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Should We Legalize All Mind Changing Drugs?

2589 words - 11 pages

Should we Legalize all Mind Changing Drugs?

Mind-altering drugs have undoubtedly been a controversial topic in United States history. From medical to religious to traditional uses and from child neglect to homelessness to rising health care costs, mind-altering drugs have been at the forefront of America's concern in the war on drugs. All this in a country that prides itself on the pursuit of happiness and honoring the rights of the individual over the good of society. Should mind-altering drugs be legalized? This question, which must be answered to the satisfaction of the majority of society, prompts numerous valid points that must be examined without the influences of ...view middle of the document...

C., to create the first United States Pharmacopeia, a concise, comprehensive collection of known drugs (U.S. Food and Drug Administration [FDA], 2005). Any individual could sell a drug and claim it offered therapeutic benefits without medical proof prior to 1900. In 1906, the Pure Food and Drug Act required that drug manufactures state the content, strength and purity of each drug they produced. As a result, the common practice of including morphine, cocaine and heroin into medicines without the public’s knowledge ended (U.S. Food and Drug Administration [FDA], 2005). In 1914, the United States began to regulate the trade of narcotics with the Harrison Narcotic act. The Harrison Act ultimately made the non-medical use of morphine and cocaine illegal and criminalized an estimated 200,000 users of narcotics in the United States overnight (Inciardi, 1992). In 1938, The Federal Food, Drug and Cosmetic Act was enacted which started a new system of drug regulation that required new drugs to be shown safe for humans before marketing (U.S. Food and Drug Administration [FDA], 2005).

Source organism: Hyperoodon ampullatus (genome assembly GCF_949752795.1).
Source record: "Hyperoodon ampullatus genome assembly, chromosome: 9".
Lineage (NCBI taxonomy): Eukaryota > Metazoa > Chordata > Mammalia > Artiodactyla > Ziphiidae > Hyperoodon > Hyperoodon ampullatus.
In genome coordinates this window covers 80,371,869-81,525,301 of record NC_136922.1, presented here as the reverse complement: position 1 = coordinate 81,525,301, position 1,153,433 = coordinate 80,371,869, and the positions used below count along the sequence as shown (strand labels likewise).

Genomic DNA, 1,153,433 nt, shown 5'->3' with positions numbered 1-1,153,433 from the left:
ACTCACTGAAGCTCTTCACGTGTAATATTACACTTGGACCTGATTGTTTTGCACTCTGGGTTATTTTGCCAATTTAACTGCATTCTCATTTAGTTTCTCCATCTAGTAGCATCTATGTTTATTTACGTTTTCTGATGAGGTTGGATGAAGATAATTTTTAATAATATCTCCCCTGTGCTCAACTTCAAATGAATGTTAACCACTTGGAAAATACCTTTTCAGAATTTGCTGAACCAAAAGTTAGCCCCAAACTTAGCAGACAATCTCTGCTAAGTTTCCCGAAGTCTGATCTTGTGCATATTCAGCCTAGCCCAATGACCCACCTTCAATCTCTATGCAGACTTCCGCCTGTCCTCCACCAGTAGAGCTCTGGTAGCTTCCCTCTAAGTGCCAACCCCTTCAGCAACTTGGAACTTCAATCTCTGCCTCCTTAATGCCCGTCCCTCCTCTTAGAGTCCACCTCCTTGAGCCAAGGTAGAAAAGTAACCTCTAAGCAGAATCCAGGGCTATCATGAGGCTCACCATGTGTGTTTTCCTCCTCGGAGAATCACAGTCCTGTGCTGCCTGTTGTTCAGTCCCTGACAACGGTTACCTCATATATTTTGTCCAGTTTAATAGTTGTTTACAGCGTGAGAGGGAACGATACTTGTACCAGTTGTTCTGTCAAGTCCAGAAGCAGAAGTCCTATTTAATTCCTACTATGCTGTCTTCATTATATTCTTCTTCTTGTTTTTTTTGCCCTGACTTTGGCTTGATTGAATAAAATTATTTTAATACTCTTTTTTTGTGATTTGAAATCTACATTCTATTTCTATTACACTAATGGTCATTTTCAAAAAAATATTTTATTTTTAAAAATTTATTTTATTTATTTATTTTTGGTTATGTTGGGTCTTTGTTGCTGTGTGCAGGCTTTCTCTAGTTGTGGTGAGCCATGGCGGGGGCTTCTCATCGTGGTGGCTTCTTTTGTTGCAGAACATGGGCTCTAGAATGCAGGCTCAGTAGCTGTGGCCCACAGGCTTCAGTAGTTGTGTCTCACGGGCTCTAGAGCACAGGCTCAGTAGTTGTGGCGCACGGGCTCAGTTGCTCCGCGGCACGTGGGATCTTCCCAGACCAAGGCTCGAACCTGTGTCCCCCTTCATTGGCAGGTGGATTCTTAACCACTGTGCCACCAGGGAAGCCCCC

Much later in the 1960s two laws were enacted in an effort to reduce drug abuse. In 1965, The Drug Abuse Control Amendments were enacted to help with problems caused by the abuse of depressants, stimulants and hallucinogens by awarding penalties for the illegal sale or possession of these drugs. The next year, a federal program was set up for addicts that provided violators the option of receiving treatment for drug addiction instead of a prison sentence in the Narcotic Addict Rehabilitation Act of 1966 (U.S. Food and Drug Administration [FDA], 2005). In 1970, the Comprehensive Drug Abuse Prevention and Control Act was passed establishing rules for manufacturing and prescribing habit-forming drugs. A United States Department of Justice law enforcement agency, called The Drug Enforcement Administration, was tasked with enforcing the Controlled Substance Act of 1970 (CSA) and ensuring that habit-forming drugs were not prescribed or sold illegally. The CSA became the legal basis by which the manufacture, importation, possession and distribution of certain drugs are regulated by the United States Federal Government. In addition, the CSA created a way to classify drugs into five schedules. The Department of Justice and the Department of Health and Human Services determine which drugs are added or removed from the various schedules (“Controlled Substance Act,” 2007). Classification decisions are made based on three criteria, potential for abuse, accepted medical use in the United States and potential for addiction (Ksir, Hart, & Ray, 2006, p. 67). Heroine, in addition to a large number of hallucinogenic drugs, such as LSD, psilocybin, psilocin, mescaline, peyote and DMT are considered Schedule I substances (U.S. Drug Enforcement Administration [DEA]). Schedule I substances have high potential for abuse, no currently acceptable medical use and lack accepted safety for...

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